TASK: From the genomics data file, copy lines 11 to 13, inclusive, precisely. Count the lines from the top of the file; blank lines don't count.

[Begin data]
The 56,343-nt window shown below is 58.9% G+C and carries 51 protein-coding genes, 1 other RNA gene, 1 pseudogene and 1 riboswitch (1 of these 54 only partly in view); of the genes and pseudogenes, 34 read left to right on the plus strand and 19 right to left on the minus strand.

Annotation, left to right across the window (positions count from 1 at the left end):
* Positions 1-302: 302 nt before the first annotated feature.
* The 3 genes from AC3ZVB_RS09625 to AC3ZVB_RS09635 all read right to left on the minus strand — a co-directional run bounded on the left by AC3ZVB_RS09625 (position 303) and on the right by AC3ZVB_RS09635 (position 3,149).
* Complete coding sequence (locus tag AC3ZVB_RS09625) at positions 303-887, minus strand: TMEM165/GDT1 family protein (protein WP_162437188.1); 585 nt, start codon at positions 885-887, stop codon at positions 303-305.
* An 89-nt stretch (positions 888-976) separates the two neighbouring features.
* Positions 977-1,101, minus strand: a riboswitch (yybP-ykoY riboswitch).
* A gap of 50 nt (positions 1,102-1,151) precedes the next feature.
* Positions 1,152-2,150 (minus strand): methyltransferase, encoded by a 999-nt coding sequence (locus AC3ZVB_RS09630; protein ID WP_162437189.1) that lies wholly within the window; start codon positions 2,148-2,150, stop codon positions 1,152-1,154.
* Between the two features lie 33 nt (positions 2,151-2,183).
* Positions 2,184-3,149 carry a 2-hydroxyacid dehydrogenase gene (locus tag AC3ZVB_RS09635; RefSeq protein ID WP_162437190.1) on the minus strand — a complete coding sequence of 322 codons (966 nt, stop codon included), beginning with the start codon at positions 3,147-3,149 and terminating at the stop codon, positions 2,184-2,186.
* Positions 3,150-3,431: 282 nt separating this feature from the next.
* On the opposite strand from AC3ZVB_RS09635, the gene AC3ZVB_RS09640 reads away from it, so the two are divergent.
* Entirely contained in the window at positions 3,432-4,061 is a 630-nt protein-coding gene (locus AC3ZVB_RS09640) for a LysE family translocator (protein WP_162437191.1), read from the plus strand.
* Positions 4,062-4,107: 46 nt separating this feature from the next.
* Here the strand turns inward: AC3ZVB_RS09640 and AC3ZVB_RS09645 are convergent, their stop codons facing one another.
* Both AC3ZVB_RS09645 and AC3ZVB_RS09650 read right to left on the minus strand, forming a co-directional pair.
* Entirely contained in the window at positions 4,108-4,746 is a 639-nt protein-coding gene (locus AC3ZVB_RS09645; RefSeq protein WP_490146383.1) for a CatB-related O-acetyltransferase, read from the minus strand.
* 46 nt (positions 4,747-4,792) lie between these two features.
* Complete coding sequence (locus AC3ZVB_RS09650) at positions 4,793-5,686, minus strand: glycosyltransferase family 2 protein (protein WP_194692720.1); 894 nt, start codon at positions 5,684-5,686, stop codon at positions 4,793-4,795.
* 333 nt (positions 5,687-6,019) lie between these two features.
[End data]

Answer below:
* Positions 2,184-3,149 carry a 2-hydroxyacid dehydrogenase gene (locus tag AC3ZVB_RS09635; RefSeq protein ID WP_162437190.1) on the minus strand — a complete coding sequence of 322 codons (966 nt, stop codon included), beginning with the start codon at positions 3,147-3,149 and terminating at the stop codon, positions 2,184-2,186.
* Positions 3,150-3,431: 282 nt separating this feature from the next.
* On the opposite strand from AC3ZVB_RS09635, the gene AC3ZVB_RS09640 reads away from it, so the two are divergent.